Oh sing to the Lord a new song, sing to the Lord all the earth…
The Lord reigns, let the peoples rejoice…
Oh sing to the Lord a new song, for he has done marvelous things…
The Lord reigns; let the peoples tremble!

These are the first lines of Psalms 96-99, all psalms of the Lord’s Kingship.  These are known as the enthronement psalms and speak very clearly of God’s sovereign rule and affirms His position as a powerful Creator and sovereign Lord.  It may seem as though everything is circling the drain, but Scripture is very clear that God is in control.  Sometimes I think that this is a cop-out answer to any problem that people are facing, or rather clearly not facing in their own lives; a way of saying “I don’t have to deal with this because God will take care of it.”  While I don’t necessarily agree that hiding behind the fact that God is truly on the throne always and is truly reigning over us is an excuse for inaction, I do believe that it offers us a level of comfort in understanding that there is a higher power at work in the world, often in ways that we cannot necessarily see or understand.

God upholds the world in His hands!

God upholds the world in His hands!

We have talked about this before; it is a conversation that goes all the way back to Adam and Noah.  God created the world and He is intimately involved in all that goes on in it.  God’s covenant with Noah tells us that God is always and forever sustaining the world and upholding it and all that is in it.  We have not been left to fend for ourselves!  Indeed there is nothing that goes on in the world that doesn’t happen because God allows it to happen… even the bad stuff.  While we are certainly allowed free will to decide, and God sustains our lives even in our sinful actions, He doesn’t applaud them or their results.  However, if God didn’t sustain us we would simply cease to exist.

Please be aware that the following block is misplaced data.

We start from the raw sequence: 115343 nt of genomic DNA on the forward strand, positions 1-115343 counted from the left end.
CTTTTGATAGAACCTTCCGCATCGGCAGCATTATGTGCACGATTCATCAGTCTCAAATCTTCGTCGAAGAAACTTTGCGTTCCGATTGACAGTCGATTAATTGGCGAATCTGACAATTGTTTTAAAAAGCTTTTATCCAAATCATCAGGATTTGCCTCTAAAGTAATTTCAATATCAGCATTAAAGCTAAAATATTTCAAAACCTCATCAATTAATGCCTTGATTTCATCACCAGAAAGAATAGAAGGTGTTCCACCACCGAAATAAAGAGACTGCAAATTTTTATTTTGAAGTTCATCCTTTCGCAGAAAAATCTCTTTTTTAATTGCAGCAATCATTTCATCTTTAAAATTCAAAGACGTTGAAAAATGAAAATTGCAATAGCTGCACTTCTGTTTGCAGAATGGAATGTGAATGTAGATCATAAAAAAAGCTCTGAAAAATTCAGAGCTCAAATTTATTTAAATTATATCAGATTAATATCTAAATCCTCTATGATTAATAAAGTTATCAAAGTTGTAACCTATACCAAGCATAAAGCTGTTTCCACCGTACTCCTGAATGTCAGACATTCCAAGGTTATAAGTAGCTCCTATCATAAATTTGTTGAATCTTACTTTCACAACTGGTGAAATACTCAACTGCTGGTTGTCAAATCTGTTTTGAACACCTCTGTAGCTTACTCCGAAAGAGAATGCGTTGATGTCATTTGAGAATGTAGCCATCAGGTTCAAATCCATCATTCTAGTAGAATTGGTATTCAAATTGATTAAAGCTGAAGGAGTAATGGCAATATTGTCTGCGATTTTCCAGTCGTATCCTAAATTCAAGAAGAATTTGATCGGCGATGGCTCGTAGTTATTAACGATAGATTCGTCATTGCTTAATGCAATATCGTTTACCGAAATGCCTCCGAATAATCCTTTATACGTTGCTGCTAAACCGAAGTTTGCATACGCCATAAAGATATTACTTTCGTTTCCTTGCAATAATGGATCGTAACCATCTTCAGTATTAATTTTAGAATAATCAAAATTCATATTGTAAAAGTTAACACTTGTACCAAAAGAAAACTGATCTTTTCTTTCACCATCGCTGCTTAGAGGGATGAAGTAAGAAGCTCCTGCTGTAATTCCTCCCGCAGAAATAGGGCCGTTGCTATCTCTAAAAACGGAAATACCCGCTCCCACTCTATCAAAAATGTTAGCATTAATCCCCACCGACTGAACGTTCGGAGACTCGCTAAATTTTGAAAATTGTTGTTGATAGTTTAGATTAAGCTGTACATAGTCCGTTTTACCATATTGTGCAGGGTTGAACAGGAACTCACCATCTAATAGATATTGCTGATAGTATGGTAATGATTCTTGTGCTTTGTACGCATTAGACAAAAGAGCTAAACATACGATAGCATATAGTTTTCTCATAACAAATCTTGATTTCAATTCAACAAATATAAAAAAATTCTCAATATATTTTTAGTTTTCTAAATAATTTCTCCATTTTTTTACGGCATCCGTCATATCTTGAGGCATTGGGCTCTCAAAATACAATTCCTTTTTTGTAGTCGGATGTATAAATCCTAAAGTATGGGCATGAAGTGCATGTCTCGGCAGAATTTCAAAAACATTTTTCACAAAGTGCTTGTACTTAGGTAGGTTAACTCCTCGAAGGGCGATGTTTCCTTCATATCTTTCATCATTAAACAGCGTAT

But we believe that God is more than just involved in sustaining the world and making sure things continue to run, we believe that God is working out His will for creation! He is working to bring it back from its fallen state, to bring it back to the perfection that it was created for.  God is working towards restoration and no evil action or natural disaster can stop this!  We may not always see it and we certainly don’t always feel it, but God is always there working His will and some day we will see the end result of God’s work: the full and complete restoration of the world!!  Amen!  Maranatha!  Come Lord Jesus!

PSALM 96-99 are Enthronement Psalms that are written anonymously.  These psalms are also psalms of praise and thanksgiving that are Messianic in nature and have prophetic overtones to them as well.

PSALM 100 is a rather well know song of praise and thanksgiving that is written anonymously.  This psalm was very popular for my family around thanksgiving time.

PSALM 101 is a Royal Psalm that is written by King David that is also didactic in nature.

PSALM 102 is a penitential psalm of lament that is also written by King David.  There is a very clear thread of hope and trust that shows up in the middle of this psalm, even though it seems to end on a bit of a low note.



Day 114: 1 Chronicles 1-2; Books of the Chronicles

As I said towards the end of the writing yesterday, up until now everything has happened in a fairly chronological order.  Yesterday we came to the end of the narrative of the kings of Israel and Judah with the final exiles being carried off to Babylon.  We will pick up on that again, however, we now take a step back and look at the books of 1st and 2nd Chronicles.